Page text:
Subsumption, Formal and Real
Subsumption is the process by which the social relations of production penetrate the labour process itself. Marx distinguishes between the “formal” and “real” subsumption of the labour process by capital.
This concept is central to how Marx conceives of how capitalism establishes itself. In the chapter in Capital on “Primitive Accumulation” Marx showed that genuinely capitalist accumulation could only take place on the basis of productive forces and social relations which themselves could only arise on the basis of capital. At first, capital draws into itself an existing labour process – techniques, markets, means of production and workers. This Marx calls “formal” subsumption, under which the whole labour process continues much as before, but by monopolising the means of production, and therefore the workers’ means of subsistence, the capitalist compels the worker to submit to the wage-labour, and by using the existing markets, is able to accumulate capital.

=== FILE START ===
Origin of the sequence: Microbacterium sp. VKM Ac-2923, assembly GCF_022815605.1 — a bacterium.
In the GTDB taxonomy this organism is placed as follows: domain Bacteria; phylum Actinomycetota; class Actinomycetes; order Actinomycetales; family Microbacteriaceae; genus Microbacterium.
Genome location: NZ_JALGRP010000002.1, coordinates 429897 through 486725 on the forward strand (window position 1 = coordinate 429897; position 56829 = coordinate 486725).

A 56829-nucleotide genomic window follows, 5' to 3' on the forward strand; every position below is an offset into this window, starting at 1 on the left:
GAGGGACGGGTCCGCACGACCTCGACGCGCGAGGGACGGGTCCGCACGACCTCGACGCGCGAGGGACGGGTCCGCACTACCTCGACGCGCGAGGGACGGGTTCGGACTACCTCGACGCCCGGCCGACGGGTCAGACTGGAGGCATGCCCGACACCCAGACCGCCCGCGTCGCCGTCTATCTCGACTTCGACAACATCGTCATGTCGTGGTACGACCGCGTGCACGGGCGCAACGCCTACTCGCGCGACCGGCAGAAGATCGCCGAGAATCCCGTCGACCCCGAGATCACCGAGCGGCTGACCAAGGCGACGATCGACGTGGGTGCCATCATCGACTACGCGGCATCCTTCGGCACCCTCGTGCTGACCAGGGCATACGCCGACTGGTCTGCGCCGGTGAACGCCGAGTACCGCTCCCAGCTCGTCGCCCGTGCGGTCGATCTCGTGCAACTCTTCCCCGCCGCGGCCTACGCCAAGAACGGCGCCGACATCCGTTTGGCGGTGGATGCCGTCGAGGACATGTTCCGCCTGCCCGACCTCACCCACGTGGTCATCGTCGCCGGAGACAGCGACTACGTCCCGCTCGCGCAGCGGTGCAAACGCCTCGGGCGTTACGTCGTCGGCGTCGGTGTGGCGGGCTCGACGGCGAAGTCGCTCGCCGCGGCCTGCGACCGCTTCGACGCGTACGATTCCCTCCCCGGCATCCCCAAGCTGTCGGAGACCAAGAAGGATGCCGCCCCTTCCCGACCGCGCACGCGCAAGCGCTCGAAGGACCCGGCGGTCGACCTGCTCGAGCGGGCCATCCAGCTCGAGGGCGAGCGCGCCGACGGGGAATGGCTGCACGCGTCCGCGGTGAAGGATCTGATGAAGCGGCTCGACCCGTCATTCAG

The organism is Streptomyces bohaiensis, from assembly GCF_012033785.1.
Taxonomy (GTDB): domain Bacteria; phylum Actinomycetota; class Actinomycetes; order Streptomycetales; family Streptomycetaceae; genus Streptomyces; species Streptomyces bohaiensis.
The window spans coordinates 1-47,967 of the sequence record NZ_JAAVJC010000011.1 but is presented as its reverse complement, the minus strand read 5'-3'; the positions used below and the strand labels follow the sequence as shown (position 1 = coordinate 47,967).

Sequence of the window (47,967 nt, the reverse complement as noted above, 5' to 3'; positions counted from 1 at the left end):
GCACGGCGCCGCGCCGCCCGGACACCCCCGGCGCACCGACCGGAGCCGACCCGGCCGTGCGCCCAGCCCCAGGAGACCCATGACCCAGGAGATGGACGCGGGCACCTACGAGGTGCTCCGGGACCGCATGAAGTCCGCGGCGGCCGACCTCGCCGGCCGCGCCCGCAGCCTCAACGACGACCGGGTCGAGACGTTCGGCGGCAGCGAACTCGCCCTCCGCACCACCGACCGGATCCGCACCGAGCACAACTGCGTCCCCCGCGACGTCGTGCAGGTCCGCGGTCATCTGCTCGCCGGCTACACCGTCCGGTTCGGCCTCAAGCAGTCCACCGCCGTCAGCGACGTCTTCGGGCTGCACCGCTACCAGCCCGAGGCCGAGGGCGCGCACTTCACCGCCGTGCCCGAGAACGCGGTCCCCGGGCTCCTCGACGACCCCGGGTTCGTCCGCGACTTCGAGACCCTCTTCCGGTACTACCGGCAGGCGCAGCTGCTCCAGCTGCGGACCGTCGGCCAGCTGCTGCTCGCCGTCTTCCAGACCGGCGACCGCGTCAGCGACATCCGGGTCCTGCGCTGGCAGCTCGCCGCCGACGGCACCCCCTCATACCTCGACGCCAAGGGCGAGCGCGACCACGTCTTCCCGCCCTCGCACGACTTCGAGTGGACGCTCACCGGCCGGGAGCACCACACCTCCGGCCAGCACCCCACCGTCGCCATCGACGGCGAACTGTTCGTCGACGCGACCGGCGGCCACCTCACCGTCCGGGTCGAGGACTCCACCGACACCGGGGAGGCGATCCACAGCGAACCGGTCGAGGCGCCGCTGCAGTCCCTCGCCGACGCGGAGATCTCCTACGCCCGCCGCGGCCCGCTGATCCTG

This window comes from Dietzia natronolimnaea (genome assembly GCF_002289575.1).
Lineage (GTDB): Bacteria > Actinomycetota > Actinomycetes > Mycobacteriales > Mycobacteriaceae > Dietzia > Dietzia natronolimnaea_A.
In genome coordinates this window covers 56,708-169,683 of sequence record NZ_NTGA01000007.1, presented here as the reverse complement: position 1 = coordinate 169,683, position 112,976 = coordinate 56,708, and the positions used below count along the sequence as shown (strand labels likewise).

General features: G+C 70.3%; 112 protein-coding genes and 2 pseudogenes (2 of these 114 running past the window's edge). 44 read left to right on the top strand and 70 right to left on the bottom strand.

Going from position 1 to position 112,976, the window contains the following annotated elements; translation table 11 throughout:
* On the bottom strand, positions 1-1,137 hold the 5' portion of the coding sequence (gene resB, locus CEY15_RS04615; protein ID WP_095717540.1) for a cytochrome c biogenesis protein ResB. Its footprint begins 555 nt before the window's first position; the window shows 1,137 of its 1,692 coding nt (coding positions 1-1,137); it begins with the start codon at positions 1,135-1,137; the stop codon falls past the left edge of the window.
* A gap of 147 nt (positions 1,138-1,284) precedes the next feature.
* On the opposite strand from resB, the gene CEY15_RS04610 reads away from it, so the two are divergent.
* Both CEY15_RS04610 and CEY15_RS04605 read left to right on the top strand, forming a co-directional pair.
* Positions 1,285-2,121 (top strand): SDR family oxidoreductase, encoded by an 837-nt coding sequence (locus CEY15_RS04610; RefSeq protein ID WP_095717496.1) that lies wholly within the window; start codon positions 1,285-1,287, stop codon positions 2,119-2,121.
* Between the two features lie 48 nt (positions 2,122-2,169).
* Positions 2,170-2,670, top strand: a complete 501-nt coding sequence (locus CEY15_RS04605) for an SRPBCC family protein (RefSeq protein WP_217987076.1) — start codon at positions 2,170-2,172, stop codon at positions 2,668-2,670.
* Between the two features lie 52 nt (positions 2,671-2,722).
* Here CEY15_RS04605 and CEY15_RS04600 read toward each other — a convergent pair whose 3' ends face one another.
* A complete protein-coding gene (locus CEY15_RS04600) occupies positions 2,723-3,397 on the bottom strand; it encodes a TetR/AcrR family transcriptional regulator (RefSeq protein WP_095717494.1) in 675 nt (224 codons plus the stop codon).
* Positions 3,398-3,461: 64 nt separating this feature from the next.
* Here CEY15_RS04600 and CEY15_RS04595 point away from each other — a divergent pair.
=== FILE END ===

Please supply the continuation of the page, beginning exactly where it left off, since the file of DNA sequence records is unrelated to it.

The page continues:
Capitalism as such, however, cannot develop on the limited basis it finds in the already existing forces of production. The pre-requisites for a real capitalist labour process can only be created by capital itself. Thus, capital gradually transforms the social relations and modes of labour until they become thoroughly imbued with the nature and requirements of capital, and the labour process is really subsumed under capital. This is Marx’s solution to the paradox that only capital can create the conditions for capitalist production.